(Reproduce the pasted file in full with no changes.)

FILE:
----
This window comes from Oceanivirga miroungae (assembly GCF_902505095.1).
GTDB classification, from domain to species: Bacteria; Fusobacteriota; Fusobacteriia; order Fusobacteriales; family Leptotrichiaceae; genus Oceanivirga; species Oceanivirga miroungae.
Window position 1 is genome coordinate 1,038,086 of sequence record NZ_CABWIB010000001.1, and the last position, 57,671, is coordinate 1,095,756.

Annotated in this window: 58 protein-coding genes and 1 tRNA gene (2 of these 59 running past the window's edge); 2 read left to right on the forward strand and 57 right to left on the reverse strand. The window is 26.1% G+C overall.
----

This window comes from Oceanivirga miroungae (assembly GCF_902505095.1).
GTDB classification, from domain to species: Bacteria; Fusobacteriota; Fusobacteriia; order Fusobacteriales; family Leptotrichiaceae; genus Oceanivirga; species Oceanivirga miroungae.
Window position 1 is genome coordinate 1,038,086 of sequence record NZ_CABWIB010000001.1, and the last position, 57,671, is coordinate 1,095,756.

Annotated in this window: 58 protein-coding genes and 1 tRNA gene (2 of these 59 running past the window's edge); 2 read left to right on the forward strand and 57 right to left on the reverse strand. The window is 26.1% G+C overall.